If you aren’t up to date on the saga of Boeing’s Starliner allow me to get you up to speed. NASA hired both Boeing and SpaceX to produce crew-capable spacecraft that would allow it to send astronauts to the International Space Station. This is called the Commercial Crew Program and while SpaceX had its fair share of delays and setbacks, it eventually delivered its Crew Dragon capsule to NASA in 2020. The spacecraft completed two test missions and then one official mission to the ISS, but Boeing’s Starliner has yet to even complete an uncrewed trip. It’s a troubling situation for both NASA and Boeing, especially since the first attempt at an uncrewed mission to the space station resulted in Starliner having to abort before even making it to the orbiting laboratory.
All eyes have been on Boeing to do whatever it can to get the Starliner done and deliver it to NASA, even though it’s already years behind schedule. Flights have been scheduled and delayed time and time again, and now it’s looking like the most optimistic timeline for the spacecraft would put a crewed test flight in early 2022 at the earliest.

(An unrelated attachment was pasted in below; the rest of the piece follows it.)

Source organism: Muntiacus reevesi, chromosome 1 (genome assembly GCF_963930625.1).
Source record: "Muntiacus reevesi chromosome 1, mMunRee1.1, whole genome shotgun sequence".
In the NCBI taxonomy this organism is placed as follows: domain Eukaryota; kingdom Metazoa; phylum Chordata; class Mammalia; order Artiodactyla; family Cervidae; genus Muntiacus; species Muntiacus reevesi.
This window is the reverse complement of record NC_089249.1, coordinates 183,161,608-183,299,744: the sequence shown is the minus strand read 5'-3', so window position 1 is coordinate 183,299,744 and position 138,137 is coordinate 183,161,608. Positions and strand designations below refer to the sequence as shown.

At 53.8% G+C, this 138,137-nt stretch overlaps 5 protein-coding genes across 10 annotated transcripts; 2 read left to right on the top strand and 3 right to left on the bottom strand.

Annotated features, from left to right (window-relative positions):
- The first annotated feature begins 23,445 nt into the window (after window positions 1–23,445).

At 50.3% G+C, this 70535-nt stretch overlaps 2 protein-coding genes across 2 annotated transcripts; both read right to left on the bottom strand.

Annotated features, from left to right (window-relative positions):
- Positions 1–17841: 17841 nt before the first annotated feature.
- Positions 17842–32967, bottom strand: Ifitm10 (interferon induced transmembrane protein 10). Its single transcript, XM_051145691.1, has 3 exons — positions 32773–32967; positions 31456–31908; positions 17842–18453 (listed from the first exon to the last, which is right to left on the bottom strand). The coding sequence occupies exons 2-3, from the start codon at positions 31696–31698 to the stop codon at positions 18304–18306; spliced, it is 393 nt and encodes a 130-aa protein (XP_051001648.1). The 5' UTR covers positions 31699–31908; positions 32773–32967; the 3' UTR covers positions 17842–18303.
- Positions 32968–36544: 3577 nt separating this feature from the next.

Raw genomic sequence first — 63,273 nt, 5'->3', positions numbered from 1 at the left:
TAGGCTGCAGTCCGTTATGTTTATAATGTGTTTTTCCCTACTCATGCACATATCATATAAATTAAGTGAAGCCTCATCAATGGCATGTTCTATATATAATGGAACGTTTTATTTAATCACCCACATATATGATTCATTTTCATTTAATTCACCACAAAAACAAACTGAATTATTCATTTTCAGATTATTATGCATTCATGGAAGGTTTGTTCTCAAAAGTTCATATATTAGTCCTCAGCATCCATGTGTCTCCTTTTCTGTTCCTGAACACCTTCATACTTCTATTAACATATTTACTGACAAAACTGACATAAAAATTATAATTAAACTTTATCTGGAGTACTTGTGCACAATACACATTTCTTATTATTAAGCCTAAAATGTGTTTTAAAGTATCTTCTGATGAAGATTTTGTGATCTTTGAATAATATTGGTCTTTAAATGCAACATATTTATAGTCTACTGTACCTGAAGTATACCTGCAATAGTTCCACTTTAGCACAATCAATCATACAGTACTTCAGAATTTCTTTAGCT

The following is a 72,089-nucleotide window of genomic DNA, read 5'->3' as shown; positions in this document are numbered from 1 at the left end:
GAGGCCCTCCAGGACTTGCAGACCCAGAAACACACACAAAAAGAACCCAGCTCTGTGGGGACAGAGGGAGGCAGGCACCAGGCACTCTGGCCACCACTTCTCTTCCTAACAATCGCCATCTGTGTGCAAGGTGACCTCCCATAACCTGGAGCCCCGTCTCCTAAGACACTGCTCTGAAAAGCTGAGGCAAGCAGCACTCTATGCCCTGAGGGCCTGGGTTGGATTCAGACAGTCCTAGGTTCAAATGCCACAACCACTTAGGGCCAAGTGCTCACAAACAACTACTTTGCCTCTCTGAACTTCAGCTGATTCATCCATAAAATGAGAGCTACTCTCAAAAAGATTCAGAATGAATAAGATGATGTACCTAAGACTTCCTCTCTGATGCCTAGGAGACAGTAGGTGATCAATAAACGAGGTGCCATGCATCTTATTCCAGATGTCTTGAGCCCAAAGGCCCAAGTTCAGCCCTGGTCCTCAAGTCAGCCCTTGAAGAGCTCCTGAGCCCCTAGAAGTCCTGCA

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As Ars Technica reports, the long silence that followed the most recent update from Boeing about Starliner has been deafening. The company posted a vague update in early March to offer everyone a general idea of when Starliner might make its orbital test flight. Prior to this notice, the launch date was expected in early April. Now that early April has come and gone, it’s up to Boeing to break the silence and reveal what it thinks is a reasonable timeline for getting Starliner done and ready for space.
The report from Ars Technica takes into account the existing schedule of flights to the ISS and, based on that, it’s looking like the uncrewed test flight will probably take place no earlier than late July, and that would push the crewed test flight well into 2022 unless something truly miraculous happens. The website also quotes unnamed sources that are betting on a 2022 launch date as well, so the odds of us seeing Starliner carry crew by the end of 2021 are slim to none, and that’s being generous.
It’s an unfortunate situation for Boeing but also for NASA, as the space agency desperately needs reliable ways to get its astronauts into space without having to buy seats on Russian rockets. It has the Crew Dragon right now, but having more than one option would ensure a consistent stream of scientists to the ISS with room for a backup option if something falls through. Boeing has yet to deliver on its promises to NASA and that’s a huge bummer, especially since the Starliner program has already set the space agency back well over $4 billion.
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